Scarlett Johansson at the Ghost in the Shell premiere in Tokyo / Dick Thomas Johnson / Wikimedia Commons
If you’re not living under a rock, you’ve probably heard about the string of controversies sparked by the actions and words of famed Hollywood actress Scarlett Johansson.
Johansson first started to raise questioning eyebrows in 2015, when she was cast in Ghost in the Shell, a film in which she played a Japanese woman trapped inside the (android) body of a white woman. The film was based on Japanese manga by the same name, in which (you guessed it!) the character Scarlett played is Japanese. To make matters worse, word got out that Paramount and Dreamworks tried out using visual effects to make Scarlett and other white actors look more Asian...yikes.
It seems pretty obvious that whitewashing is problematic and harmful, not to mention the fact that it stands to take away representation from ethnicities and cultures that are already criminally underrepresented on screen. However, it is not something that is unique to Scarlett Johansson’s IMDB profile. Whitewashing is a time honoured Hollywood tradition, as old as the institution itself, and many other white actors have taken on roles they really shouldn’t have. Remember when Emma Stone played a part-Hawaiian, part-Chinese woman in Aloha?
There is one key difference between Scarlett Johansson and Emma Stone, though. Emma has used Aloha as a learning experience, and has apologised for the mistake she made, saying “I’ve learned on a macro level about the insane history of whitewashing in Hollywood and how prevalent the problem truly is. It’s ignited a conversation that’s very important.”
Scarlett, on the other hand? With regards to the controversy, she has merely doubled down on the arbitrary specifics of the role - saying that she wasn’t taking a role from a Japanese actress, because the physical body of her character was supposed to be an android (Oh, of course!). She told Marie Claire that she “certainly would never presume to play another race of a person” - so I guess that clears everything up!
More recently, in an interview with As If magazine, Scarlett addressed the controversial roles she has taken on in the past (Not just Ghost in the Shell, but also the role of a trans man in Rub & Tug, which she was essentially forced out of due to backlash). “You know, as an actor I should be able to play any person, or any tree, or any animal, because that's my job and the requirements of my job,” she said.
The Internet predictably responded to this quote with equal measures of outrage and memes. Personally, I couldn’t help but just feel incredulous. I wondered how she could be so tonedeaf. How could she be so oblivious when people had been trying to educate her on why her casting in Ghost in the Shell was wrong for four years now?
Then, as if all of that wasn’t enough, just this month, she stirred up another controversy. In an interview with the Hollywood Reporter, Johansson came out strongly in support of Woody Allen, who has long been accused of sexually abusing Dylan Farrow, his adoptive daughter. Scarlett didn’t just say she had no regrets about working with Woody (three times!), she really went for it, outlining that she knew about the allegations, and has actively decided to ignore them.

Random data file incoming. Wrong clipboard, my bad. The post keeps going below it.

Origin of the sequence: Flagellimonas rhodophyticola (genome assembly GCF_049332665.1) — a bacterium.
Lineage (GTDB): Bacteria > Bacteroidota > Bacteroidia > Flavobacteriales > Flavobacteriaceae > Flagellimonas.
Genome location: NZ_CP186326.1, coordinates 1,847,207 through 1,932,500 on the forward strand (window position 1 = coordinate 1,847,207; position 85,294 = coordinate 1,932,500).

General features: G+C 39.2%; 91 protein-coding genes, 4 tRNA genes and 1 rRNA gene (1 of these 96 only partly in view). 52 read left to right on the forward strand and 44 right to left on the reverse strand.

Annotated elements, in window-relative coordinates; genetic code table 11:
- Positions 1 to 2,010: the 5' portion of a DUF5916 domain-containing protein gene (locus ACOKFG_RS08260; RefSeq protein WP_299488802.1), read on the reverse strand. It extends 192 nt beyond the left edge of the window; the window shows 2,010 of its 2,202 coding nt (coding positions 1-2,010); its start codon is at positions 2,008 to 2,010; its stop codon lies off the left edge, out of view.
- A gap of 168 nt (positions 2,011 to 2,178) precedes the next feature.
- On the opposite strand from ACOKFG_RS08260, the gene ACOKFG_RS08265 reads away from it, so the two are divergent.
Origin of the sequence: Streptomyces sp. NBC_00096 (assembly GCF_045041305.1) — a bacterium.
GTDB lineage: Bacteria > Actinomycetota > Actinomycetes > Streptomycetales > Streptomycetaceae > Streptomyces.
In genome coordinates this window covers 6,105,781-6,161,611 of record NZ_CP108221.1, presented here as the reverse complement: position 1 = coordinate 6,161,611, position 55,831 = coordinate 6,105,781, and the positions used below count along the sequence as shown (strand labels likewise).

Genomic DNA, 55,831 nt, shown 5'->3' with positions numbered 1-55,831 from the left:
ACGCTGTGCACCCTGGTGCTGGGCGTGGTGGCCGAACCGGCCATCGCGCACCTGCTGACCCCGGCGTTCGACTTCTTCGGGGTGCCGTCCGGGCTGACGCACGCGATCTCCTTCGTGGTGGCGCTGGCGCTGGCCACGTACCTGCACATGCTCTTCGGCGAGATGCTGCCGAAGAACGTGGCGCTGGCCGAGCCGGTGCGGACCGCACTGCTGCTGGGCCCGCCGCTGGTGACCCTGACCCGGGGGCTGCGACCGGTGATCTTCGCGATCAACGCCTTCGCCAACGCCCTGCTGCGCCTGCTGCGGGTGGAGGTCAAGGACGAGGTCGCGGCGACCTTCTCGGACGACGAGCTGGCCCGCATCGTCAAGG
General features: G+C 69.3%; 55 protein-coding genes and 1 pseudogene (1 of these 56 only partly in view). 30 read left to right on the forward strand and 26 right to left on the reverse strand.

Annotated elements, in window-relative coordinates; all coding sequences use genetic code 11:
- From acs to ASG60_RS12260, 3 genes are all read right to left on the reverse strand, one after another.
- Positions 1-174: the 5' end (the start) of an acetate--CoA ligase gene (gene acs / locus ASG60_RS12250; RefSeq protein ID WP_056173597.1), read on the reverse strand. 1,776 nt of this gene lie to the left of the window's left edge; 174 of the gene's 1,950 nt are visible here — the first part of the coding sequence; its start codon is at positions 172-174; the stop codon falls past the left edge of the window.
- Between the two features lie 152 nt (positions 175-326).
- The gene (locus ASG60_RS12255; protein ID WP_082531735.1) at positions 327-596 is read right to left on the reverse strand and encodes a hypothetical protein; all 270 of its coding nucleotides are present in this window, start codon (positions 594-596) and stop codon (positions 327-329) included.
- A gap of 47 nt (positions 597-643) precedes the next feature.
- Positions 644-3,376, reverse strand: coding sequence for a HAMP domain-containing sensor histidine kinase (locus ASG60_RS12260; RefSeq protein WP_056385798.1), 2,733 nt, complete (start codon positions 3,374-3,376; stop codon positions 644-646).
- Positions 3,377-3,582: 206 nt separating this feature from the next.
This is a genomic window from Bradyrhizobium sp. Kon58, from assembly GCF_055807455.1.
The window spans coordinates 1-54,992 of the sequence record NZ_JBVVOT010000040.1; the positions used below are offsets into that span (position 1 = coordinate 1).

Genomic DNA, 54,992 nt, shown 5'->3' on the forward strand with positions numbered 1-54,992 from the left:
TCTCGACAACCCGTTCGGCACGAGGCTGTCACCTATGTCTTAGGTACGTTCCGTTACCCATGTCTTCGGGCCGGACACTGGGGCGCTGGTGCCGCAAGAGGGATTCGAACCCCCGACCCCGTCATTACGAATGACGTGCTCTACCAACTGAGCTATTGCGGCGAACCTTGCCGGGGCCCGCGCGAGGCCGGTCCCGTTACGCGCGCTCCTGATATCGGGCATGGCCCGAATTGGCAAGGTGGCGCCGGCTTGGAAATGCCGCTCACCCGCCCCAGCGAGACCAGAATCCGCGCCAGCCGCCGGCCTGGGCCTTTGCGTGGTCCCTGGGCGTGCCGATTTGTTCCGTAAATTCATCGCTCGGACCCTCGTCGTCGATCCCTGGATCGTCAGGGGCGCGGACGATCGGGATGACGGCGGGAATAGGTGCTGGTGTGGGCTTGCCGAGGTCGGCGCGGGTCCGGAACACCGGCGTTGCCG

"I love Woody (...) I believe him, and I would work with him anytime (...) I see Woody whenever I can, and I have had a lot of conversations with him about it. I have been very direct with him, and he's very direct with me. He maintains his innocence, and I believe him,” she said.
Let’s not get it twisted, though. Yes, she has repeatedly made headlines for her questionable actions and comments in the last few years, but Scarlett Johansson is by no means struggling. As of 2016, she was declared to be the highest grossing actress of all time. Her new film Marriage Story was one of the most well reviewed at the 2019 Toronto International Film Festival, she stars in Taika Waititi’s upcoming satirical film Jojo Rabbit, and in 2020 she’s finally getting her own Black Widow origin story, another Marvel blockbuster to tuck under her belt.
Clearly, her whitewashed roles and offensive comments have had almost no impact on her career. And I guess that’s the question we need to grapple with: should they have? Do we have a responsibility to stand up for what we believe in and boycott all Scarlett Johansson films? Is it fair to the other cast and crew working with Scarlett to refuse to watch any films featuring her? Or, as consumers who have virtually no say in the goings on of Hollywood, should we simply go along to the movies we want to see and ignore the ones we don’t, regardless of the cast? I’m genuinely asking, I have no idea what the right call is.
Before all of these very public blunders, I only knew of Scarlett Johansson as the charming and beautiful actress who was known for calling out sexist questions in press interviews, and who was (at that point) the only female hero within the Avengers ranks.
I’ve never hated her. On the contrary, I want to like her! I want to go to the cinema to see Black Widow! I’m simply astounded by the way she has shoved her fingers into her ears and ignored the very loud chorus of “Hey, please don’t do that, Scarlett.”
I don’t think she’s irredeemable. As wrong as some of the things she has said and done have been, I don’t think it’s too late to recover, learn and apologise. She still might. She just has to start listening.Support Villainesse